(John Kemp is a Reuters market analyst. The views expressed are his own)
LONDON- Hedge fund managers purchased petroleum derivatives for the second week running, though buying was in small volumes in most contracts, with trading quiet around the end-of-summer holiday period.
Money managers bought the equivalent of another 16 million barrels in the six most important petroleum futures and options contracts in the week to Sept. 7.
The purchases built on 60 million barrels of buying the previous week, which was the second-largest volume this year, after Hurricane Ida disrupted oil production in the Gulf of Mexico.
The only significant change last week was substantial buying of European gas oil (+12 million barrels), building on large-scale buying the previous week (+21 million barrels).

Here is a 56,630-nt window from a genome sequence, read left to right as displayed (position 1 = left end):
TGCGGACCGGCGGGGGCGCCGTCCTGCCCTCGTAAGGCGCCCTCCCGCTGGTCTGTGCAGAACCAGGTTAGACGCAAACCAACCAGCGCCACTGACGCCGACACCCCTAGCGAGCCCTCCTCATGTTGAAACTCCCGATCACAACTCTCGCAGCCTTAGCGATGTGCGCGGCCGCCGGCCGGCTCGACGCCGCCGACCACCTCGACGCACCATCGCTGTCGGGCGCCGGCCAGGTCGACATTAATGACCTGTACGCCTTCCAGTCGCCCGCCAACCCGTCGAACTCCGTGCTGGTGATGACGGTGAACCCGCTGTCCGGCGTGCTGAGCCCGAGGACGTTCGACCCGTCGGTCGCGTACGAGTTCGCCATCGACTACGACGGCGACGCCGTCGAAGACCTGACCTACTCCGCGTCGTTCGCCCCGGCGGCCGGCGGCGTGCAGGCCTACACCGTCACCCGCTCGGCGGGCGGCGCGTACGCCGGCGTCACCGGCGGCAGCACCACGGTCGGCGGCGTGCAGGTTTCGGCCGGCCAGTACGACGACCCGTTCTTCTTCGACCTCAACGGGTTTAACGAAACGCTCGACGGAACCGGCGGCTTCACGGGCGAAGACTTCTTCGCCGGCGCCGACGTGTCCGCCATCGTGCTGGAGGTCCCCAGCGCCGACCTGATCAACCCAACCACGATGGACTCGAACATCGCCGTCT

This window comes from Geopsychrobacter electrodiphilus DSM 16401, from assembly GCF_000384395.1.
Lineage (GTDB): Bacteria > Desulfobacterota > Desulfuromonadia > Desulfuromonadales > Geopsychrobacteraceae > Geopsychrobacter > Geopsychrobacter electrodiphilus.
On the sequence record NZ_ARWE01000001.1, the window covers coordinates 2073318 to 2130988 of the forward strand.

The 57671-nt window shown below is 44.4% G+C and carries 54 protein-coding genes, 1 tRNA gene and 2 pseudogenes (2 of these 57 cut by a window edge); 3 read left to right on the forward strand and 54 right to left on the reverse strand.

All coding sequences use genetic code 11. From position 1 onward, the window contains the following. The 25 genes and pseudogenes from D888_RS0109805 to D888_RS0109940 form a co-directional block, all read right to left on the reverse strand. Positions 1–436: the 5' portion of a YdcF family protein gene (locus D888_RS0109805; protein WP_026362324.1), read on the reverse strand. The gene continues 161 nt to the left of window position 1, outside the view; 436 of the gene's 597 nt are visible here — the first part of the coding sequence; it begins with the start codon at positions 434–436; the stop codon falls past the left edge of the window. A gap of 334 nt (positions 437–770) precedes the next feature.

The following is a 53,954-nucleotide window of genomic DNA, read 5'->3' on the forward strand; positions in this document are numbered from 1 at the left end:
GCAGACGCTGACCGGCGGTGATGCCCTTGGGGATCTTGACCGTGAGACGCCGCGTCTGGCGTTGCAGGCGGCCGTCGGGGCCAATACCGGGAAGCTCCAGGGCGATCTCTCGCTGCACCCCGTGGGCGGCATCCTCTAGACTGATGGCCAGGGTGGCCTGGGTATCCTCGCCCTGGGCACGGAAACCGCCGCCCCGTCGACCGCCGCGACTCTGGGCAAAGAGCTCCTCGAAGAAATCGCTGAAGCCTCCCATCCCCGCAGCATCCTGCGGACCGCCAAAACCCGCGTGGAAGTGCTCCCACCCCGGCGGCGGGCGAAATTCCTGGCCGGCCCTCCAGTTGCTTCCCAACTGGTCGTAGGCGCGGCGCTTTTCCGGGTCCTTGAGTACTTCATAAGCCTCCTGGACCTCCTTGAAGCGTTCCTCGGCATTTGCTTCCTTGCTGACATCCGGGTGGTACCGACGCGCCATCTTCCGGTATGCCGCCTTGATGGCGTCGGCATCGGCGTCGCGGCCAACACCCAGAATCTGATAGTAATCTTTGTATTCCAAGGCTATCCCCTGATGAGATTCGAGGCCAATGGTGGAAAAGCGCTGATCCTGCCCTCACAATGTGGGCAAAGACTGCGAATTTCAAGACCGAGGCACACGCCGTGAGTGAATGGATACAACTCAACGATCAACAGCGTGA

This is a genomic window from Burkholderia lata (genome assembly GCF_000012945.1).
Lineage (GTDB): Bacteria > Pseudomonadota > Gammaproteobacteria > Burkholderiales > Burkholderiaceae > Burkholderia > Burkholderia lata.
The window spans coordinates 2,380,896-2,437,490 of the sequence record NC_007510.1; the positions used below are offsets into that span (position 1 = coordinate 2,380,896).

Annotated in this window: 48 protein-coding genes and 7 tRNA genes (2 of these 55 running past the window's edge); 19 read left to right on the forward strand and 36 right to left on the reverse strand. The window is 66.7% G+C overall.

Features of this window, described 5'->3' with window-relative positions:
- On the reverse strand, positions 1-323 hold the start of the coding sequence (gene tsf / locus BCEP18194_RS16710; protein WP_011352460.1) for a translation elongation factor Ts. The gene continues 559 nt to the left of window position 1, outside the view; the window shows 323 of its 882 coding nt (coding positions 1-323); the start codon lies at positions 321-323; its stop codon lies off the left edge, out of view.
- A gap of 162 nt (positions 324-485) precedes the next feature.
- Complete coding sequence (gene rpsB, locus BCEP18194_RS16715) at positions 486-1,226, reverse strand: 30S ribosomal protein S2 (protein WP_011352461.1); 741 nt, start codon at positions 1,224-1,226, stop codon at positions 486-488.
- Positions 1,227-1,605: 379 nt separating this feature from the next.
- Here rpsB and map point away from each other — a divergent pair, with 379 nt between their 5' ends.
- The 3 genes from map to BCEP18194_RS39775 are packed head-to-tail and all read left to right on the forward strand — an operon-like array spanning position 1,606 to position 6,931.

Elsewhere, there were only small purchases of Brent (+6 million), NYMEX and ICE WTI (+1 million) and U.S. diesel (+1 million), partially offset by small sales of U.S. gasoline (-4 million).
Portfolio managers remain moderately bullish towards oil, with a combined position of 753 million barrels (70th percentile for all weeks since 2013) and long positions outnumbering short ones by a ratio of 5.36:1 (72nd percentile).
But much of the bullishness is concentrated in middle distillates, where long positions outnumber short ones by a ratio of 9.1:1, which is much higher than crude (5.3:1) or gasoline (2.8:1).
Fund managers appear to be betting that manufacturing and freight will remain strong, even as the coronavirus resurgence continues to restrict cross-border aviation.
(Editing by David Goodman ) ((email@example.com))